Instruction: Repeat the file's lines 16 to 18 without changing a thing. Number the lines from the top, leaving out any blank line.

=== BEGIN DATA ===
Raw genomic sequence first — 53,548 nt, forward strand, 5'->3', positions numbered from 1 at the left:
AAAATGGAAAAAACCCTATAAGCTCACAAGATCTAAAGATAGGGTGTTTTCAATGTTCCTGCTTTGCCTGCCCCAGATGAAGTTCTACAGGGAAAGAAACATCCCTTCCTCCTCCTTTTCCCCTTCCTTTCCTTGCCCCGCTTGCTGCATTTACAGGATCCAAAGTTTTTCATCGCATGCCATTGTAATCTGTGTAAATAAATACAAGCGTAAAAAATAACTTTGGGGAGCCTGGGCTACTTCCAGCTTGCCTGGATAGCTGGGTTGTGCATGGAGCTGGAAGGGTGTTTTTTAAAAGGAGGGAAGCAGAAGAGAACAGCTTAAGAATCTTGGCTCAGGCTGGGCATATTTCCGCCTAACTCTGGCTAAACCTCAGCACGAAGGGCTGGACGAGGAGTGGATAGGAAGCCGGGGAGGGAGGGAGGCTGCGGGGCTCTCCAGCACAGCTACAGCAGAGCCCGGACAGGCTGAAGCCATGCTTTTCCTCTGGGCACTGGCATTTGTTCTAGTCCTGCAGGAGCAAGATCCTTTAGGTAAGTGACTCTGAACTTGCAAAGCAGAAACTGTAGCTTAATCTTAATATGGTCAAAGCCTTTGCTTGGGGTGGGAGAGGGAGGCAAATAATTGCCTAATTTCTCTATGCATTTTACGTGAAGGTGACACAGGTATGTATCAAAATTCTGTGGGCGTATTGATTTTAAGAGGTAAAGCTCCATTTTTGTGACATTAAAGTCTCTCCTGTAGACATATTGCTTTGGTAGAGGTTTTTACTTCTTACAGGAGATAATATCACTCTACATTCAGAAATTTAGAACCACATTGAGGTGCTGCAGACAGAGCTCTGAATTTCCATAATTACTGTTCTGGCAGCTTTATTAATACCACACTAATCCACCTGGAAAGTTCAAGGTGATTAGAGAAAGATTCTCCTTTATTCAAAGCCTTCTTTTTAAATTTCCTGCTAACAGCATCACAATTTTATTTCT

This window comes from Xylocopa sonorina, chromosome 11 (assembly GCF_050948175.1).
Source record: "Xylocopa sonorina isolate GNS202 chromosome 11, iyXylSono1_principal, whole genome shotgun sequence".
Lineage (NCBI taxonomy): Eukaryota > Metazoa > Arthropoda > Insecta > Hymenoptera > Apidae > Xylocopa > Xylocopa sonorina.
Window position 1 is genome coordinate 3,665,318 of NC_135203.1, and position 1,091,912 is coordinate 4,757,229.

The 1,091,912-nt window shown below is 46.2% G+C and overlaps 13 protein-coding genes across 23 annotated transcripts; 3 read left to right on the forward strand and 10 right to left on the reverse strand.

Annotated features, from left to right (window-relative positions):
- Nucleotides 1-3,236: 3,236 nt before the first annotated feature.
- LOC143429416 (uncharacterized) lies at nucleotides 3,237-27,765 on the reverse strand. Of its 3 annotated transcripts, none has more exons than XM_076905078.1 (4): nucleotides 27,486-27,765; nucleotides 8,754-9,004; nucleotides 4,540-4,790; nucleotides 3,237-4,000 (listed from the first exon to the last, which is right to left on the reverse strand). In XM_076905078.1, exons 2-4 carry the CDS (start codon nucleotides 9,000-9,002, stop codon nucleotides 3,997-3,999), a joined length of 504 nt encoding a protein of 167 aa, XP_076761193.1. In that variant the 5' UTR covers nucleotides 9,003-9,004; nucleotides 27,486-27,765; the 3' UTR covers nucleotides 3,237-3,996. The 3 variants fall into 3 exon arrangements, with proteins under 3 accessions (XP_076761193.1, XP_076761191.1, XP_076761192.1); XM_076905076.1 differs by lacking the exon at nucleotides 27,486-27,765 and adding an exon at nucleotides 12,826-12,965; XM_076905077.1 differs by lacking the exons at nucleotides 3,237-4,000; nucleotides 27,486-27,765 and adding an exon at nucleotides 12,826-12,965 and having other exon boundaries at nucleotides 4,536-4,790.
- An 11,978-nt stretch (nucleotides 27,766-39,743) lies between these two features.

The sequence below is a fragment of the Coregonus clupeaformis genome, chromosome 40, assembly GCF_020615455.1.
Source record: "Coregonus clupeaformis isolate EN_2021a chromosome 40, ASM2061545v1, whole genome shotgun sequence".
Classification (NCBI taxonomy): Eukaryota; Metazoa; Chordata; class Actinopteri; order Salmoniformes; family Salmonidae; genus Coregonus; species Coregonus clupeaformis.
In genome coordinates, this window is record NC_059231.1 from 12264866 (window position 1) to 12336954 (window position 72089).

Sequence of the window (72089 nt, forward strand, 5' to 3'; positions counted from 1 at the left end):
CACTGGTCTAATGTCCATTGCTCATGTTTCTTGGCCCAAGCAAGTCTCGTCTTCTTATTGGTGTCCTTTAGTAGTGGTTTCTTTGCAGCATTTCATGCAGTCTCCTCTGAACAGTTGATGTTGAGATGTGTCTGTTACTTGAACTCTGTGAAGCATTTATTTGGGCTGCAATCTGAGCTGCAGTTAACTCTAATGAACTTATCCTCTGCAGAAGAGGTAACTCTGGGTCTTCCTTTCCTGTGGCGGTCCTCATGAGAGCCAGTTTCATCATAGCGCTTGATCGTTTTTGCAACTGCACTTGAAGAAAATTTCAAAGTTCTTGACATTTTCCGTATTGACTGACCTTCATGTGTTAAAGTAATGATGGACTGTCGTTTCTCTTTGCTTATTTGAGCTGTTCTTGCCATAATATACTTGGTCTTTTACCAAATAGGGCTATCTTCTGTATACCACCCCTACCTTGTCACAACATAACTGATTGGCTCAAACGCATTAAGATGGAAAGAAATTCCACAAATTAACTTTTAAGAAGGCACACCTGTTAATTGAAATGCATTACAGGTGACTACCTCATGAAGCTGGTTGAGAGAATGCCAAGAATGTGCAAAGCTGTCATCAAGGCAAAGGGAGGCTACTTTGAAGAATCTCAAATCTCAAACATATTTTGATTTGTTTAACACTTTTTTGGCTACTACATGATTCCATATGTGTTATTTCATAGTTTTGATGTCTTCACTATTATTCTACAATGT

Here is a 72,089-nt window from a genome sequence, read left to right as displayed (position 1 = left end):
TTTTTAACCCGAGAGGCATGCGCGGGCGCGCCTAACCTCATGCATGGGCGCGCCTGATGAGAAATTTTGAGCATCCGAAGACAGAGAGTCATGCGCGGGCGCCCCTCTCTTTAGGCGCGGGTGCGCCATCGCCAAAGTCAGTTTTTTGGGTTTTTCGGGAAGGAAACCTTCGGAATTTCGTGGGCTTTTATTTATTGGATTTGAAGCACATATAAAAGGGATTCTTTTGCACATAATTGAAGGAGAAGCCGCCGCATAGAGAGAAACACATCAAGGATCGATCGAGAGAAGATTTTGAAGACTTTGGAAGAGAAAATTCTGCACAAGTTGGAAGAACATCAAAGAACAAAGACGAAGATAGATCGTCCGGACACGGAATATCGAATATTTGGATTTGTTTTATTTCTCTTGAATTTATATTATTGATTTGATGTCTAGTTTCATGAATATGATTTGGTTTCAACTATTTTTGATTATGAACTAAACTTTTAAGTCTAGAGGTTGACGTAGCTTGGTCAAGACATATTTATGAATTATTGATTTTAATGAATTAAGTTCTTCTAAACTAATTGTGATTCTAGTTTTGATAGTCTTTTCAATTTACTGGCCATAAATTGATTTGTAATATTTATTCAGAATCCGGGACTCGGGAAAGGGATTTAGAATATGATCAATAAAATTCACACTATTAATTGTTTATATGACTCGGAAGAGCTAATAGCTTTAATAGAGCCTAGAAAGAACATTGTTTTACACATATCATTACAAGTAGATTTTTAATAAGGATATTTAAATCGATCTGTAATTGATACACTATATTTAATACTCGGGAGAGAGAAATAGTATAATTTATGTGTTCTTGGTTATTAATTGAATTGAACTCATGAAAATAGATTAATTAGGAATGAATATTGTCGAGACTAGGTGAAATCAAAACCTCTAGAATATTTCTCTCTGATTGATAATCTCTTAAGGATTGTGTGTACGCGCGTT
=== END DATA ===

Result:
Sequence of the window (72089 nt, forward strand, 5' to 3'; positions counted from 1 at the left end):
CACTGGTCTAATGTCCATTGCTCATGTTTCTTGGCCCAAGCAAGTCTCGTCTTCTTATTGGTGTCCTTTAGTAGTGGTTTCTTTGCAGCATTTCATGCAGTCTCCTCTGAACAGTTGATGTTGAGATGTGTCTGTTACTTGAACTCTGTGAAGCATTTATTTGGGCTGCAATCTGAGCTGCAGTTAACTCTAATGAACTTATCCTCTGCAGAAGAGGTAACTCTGGGTCTTCCTTTCCTGTGGCGGTCCTCATGAGAGCCAGTTTCATCATAGCGCTTGATCGTTTTTGCAACTGCACTTGAAGAAAATTTCAAAGTTCTTGACATTTTCCGTATTGACTGACCTTCATGTGTTAAAGTAATGATGGACTGTCGTTTCTCTTTGCTTATTTGAGCTGTTCTTGCCATAATATACTTGGTCTTTTACCAAATAGGGCTATCTTCTGTATACCACCCCTACCTTGTCACAACATAACTGATTGGCTCAAACGCATTAAGATGGAAAGAAATTCCACAAATTAACTTTTAAGAAGGCACACCTGTTAATTGAAATGCATTACAGGTGACTACCTCATGAAGCTGGTTGAGAGAATGCCAAGAATGTGCAAAGCTGTCATCAAGGCAAAGGGAGGCTACTTTGAAGAATCTCAAATCTCAAACATATTTTGATTTGTTTAACACTTTTTTGGCTACTACATGATTCCATATGTGTTATTTCATAGTTTTGATGTCTTCACTATTATTCTACAATGT

Here is a 72,089-nt window from a genome sequence, read left to right as displayed (position 1 = left end):